* Note 4 adds novel accessories, fixes prior design missteps
* Analysts call Note 4 improvements 'incremental'
* Apple seen launching first large-screen phones next week
By Harro Ten Wolde and Klaus Lauer
BERLIN, Sept 3 Samsung Electronics Co Ltd
, the world's biggest mobile phone maker, unveiled
new versions of its Galaxy Note smartphone on Wednesday after
previous design miscues cost it customers in the large-screen
phone market it pioneered.
The new Galaxy Note 4 features a crisper, 5.7-inch display
in a metal frame, reflecting Samsung's latest design strategy to
keep pace with rivals including Apple Inc, which is
expected to launch its first large-screen phones next week.
The new model offers accessories designed to attract gamers
and an improved pen stylus and related software as a handwriting
alternative to typing on a keyboard. It boasts easier to use
multi-tasking features that take advantage of its large screen.
The Note 4 is key to a recovery by Samsung Electronics,
which faced initial derision at the idea of callers holding
elephantine screens up to their ears. Since the Note's
introduction in 2011, it has made 5-inch and larger screen sizes
the standard for high-end phones as usage shifted overwhelmingly
to reading and writing texts and emails or documents, using
apps, watching movies or playing games rather than calling.
Mobile phone analysts said that, while packed full of
hundreds of features and many of the latest hardware specs,
there is little in the Note 4 to excite new users.
"I think this is mostly an incremental change," Forrester
analyst Thomas Husson said. "What is missing is a total
experience on top of the device to really differentiate in the
interchangeable Android device ecosystem," he said, referring to
the closely coupled software and services Samsung needs to
distinguish its devices from dozens of cheaper rivals.
Samsung Electronics' operating profit fell to a two-year low
in the second quarter as it lost market share, despite still
shipping nearly a third of all smartphones worldwide.
Research firm Canalys says Samsung lost its title as No. 1
smartphone player in China, the world's biggest market, to
Xiaomi Inc during the April-June quarter. It continued to lose
market share in other emerging markets, analysts say, undercut
in part by rivals producing increasingly attractive products at
much lower prices in the lower end of the market.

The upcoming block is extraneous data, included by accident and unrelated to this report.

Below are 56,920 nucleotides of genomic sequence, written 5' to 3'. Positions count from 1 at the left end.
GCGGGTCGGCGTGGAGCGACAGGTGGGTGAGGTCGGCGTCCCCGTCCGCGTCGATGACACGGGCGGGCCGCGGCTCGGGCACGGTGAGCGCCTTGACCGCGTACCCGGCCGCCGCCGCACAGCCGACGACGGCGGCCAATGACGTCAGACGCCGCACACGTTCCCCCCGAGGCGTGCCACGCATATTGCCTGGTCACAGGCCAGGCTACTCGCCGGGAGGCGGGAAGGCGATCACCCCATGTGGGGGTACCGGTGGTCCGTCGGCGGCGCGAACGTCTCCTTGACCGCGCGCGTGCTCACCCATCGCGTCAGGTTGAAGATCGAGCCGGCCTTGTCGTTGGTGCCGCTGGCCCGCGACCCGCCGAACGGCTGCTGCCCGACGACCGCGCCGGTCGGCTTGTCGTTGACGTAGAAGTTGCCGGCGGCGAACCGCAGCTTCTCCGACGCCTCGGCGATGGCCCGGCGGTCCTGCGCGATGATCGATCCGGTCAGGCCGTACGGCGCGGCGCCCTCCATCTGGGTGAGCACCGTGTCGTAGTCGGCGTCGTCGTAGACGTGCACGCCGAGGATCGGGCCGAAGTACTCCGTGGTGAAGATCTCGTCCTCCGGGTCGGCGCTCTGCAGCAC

Part of the blame goes to the Galaxy S5, which is seen
widely as a disappointment since its global launch in April.
Research firm Counterpoint estimates the flagship premium phone
was outsold by the much older Apple iPhone 5S in May, and
analysts say it failed to deliver major improvements from its
NEEDING A BIG HIT
While the new Note device appears to meet expectations on
key features such as the quad high-definition display and a
16-megapixel rear-facing camera, the improvements are
incremental and suggest further struggles ahead for Samsung to
differentiate its product, especially with large-screen iPhones
on the way.
"It is an acknowledgement that Samsung took a wrong turn
with the move into plastic cases and that its designs didn't
move fast enough to keep pace with many competitors," said Ben
Wood, a mobile industry analyst with UK-based CCS Insight.
"The importance of metal cases is that it directly
translates into bigger, edge-to-edge screens," he said.
Samsung also showed off a limited-edition version of the
Note with a curved edge screen on one of the phone's sides,
helping users to stay focused on their main screen without
having to respond to calendar reminders or incoming emails.
It demonstrated a Virtual Reality headset that turns the
Note 4 into the sort of immersive gaming platform once confined
The Korean electronics giant says it will get more
aggressive on pricing and focus on a narrower set of products
for its mid-to-low tier products. The moves could help Samsung
staunch a loss of market share but would inevitably undercut
Mean estimates from a Thomson Reuters I/B/E/S survey of 40
analysts tips Samsung's third quarter operating profit to slide
to 7 trillion Korean won ($6.86 billion), the weakest since the
second quarter of 2012 and all but guaranteeing the company's
first annual profit decline in three years.
(1 US dollar = 1,019.8000 Korean won)
(Writing by Se Young Lee in Seoul and Eric Auchard in
Frankfurt; editing by Tom Pfeiffer)